Adams states of his own approach to photographing his subjects, “Although I am working within a single culture, a culture in transition, I am also collaborating with unique individuals, families, and communities. I must know, understand, and be accepted by a range of people. Often these relationships have developed over a period of years, so that, before I make my photograph, I have established a strong rapport with my subjects. I sometimes visit without the intention of taking a picture, only to have the idea of a particular photograph emerge in the moment or later as I reflect on what I have observed. What makes my work unusual is that the hours of traveling and visiting are just as important as the photographs, which are expressions of my love for these people and this place.” (“Appalachian Lives”, University Press of Mississippi, 2003)

The largest WPA mural in the SE is at Woodlawn High School in B’ham, and restoration of it will resume thanks to additional funds.

Dear Georgia Power, even if you ‘own’ a historic cemetery to shore up property around one of your plants, it doesn’t mean you can go out and take flags down from people’s monuments, even if you’re feeling particularly politically correct.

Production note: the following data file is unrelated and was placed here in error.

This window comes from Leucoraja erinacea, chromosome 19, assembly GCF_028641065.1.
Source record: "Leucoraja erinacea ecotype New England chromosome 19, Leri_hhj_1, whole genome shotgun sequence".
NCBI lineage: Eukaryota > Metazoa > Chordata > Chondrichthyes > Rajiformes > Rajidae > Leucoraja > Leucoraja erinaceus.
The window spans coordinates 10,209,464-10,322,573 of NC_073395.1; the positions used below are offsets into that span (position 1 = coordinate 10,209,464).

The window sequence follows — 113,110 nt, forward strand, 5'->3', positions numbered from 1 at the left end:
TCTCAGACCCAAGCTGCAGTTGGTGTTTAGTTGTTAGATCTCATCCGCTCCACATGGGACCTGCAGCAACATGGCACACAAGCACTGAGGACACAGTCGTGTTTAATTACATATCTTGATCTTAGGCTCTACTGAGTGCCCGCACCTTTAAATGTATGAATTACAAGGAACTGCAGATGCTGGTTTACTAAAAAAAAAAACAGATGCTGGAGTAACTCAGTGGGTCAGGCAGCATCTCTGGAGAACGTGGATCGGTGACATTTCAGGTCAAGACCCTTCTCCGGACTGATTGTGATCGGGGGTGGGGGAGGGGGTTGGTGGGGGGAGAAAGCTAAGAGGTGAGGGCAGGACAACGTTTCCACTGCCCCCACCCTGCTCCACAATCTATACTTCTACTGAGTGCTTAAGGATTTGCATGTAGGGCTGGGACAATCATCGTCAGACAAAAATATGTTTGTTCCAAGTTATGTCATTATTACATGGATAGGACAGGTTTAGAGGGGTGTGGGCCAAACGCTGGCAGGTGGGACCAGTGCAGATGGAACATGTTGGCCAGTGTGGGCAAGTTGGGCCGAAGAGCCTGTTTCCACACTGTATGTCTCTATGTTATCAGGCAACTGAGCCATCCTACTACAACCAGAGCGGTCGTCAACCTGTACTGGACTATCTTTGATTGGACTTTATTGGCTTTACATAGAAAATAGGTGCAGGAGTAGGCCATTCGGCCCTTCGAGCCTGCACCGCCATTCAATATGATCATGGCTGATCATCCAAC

Thanksgiving Tree

A Thanksgiving Tree.

Stanley Saitowitz, an architect based in San Francisco, whose firm Natoma Architects designed the New England Holocaust Memoria, also happens to be an artist.  His works, exhibited as “Stanley Saitowitz: Judaica” runs now through October 2012 at the Contemporary Jewish Museum in San Francisco.  He says of the items he designed, “These objects are the instruments of ritual and I designed them to be stripped of sentiment, which I don’t believe provides much comfort anyway.”  I find that statement a little odd, but the rimonim especially are interesting in a very spare way.

Folk Art Everywhere (FAE), a public art project of the Craft and Folk Art Museum (CAFAM), is seeking new art to exhibit in its 25 locations throughout Los Angeles, beginning in mid-December. Folk Art Everywhere promotes the unique cultural and artistic landscape of Los Angeles by bringing art into unexpected spaces and celebrating all folk. We’re in restaurants, markets, community centers, libraries, workers’ centers and beyond—25 locations total, for a period of 4 months at a time. Our exhibitions and programs serve as a catalyst for the exploration of art and ideas that reflect our ever-changing community.”  This kind of project should go on…everywhere.  They’re at libraries, cafes, produce markets…

In case you don’t like the usual Mason jar lids.

16 minutes of pimento cheese.

Pimento Cheese, Please! from Christophile Konstas on Vimeo.